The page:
When you appeal the decision of the RMS to suspend your drivers licence, the court considers many things including whether or not you are a fit and proper person to hold a drivers licence, your traffic record and whether you have a need for a licence. The court can also consider the circumstances of the offences which have caused the suspension however they cannot redetermine your guilt or innocence.

This list is not exhaustive, and you should always seek legal advice if you are unsure.

Possible outcomes of an RMS licence suspension appeal

The Local Court has ability to exercise the same powers that the RMS had when they made the decision to suspend you. The 3 main outcomes of a licence appeal are:

That the appeal is allowed:

This means that you do not spend any time off the road, at all. If you are a provisional licence holder or learner appealing a demerit point suspension, the demerit points remain on your record, and they have the ability to count towards future suspensions.

The appeal is dismissed and varied:

This means that the court has seen fit to impose some period of suspension. The court can vary the period of suspension as much or as little as it deems appropriate.

If you are a provisional licence holder or learner appealing a demerit point suspension, the relevant demerit points are reset after the period of suspension imposed and will no longer they have the ability to count towards future suspensions.

The appeal is dismissed:

This means that the court has not seen fit to show leniency to you. You will be required to serve the period of suspension indicated on your notice of suspension (usually either 3 or 6 months). The suspension period will commence immediately, unless the court specifically orders otherwise.

The RMS and court will not send you another notification warning you that your licence is suspended. If you are caught driving after being suspended, you will not be able to defend the matter on the basis that the RMS did not send you another letter notifying you of the suspension period.

Remember, there is no avenue of appeal if you are unhappy with the courts decision. Retaining a lawyer to assist you with your appeal will help to give you your best chance, in all of the circumstances.

Driver knowledge tests

If you have had two or more suspensions in the last 5 years, regardless of the length of that suspension, the RMS may require you to sit the Driver Knowledge Test before you are able to recommence driving.

Warning of this will usually come on your second (or subsequent) suspension notice, as is relevant, during the 5 year period.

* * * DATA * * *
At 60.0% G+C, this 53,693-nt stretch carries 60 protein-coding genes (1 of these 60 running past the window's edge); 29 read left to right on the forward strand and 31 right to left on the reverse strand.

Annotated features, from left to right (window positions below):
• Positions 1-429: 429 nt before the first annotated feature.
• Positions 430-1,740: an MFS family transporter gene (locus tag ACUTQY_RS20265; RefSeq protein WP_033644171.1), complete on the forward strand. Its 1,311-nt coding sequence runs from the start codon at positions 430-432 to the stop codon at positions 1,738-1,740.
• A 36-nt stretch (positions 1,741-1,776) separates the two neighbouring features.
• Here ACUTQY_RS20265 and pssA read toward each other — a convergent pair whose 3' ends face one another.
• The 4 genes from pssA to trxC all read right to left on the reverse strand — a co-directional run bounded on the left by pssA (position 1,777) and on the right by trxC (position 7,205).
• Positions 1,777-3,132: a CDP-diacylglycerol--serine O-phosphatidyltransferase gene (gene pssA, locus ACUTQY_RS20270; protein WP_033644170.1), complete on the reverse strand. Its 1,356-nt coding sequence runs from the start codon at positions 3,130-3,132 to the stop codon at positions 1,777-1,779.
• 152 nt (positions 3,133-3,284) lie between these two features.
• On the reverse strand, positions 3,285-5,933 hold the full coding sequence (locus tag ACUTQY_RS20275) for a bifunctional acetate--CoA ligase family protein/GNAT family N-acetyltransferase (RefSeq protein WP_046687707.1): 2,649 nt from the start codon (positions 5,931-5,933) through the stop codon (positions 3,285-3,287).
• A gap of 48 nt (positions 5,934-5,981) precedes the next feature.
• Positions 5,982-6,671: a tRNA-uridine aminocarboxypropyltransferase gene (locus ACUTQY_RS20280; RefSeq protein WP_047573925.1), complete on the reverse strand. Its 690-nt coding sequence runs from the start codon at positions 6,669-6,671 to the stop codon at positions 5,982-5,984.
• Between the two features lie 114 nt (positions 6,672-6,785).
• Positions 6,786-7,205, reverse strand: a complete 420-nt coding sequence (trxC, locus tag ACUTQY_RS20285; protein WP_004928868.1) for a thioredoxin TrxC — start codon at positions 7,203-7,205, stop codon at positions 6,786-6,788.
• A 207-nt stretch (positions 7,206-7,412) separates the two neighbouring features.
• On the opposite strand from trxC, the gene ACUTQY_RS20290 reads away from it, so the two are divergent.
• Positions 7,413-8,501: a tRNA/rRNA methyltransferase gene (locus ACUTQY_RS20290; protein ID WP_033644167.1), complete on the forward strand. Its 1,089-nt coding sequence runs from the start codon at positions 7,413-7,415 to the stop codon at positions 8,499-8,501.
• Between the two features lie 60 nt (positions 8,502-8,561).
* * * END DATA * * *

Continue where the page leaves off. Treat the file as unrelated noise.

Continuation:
You will not be reminded after court, and if you are caught driving without having done the Driver Knowledge Test you won’t be able to defend the matter successfully on the basis that you didn’t know you had to do it.

Extension of provisional periods

At a minimum, everyone must hold a P2 licence for 24 months. Every suspension period you receive (either from the RMS or Police) will add an extra 6 months to that 24 month period.

This means, if your licence is suspended twice whilst you hold your P2 licence, you will be required to hold that P2 licence for 36 months before you can progress to your unrestricted licence.

Similarly, any time your P1 or P2 licence is suspended, the period of suspension is not counted towards the total minimum time required for that class of licence.

This means, that if you are a P1 licence holder is suspended for 6 months, that 6 month period does not count towards the 12 month total minimum period that you have to hold that licence.

Why choose Marsh Blom Lawyers

Marsh Blom Lawyers are experts in traffic and criminal law. All of our lawyers are experienced in RMS licence suspension appeals. Our lawyers will take the stress out of an unfamiliar and complex process. We will work with you to prepare your matter and then represent you at court. We ensure that every relevant matter is brought to the attention of the court to maximise the likelihood of a successful appeal. Take advantage of our obligation free case assessment and find out how we can get the best outcome for your matter.

Frequently Asked Questions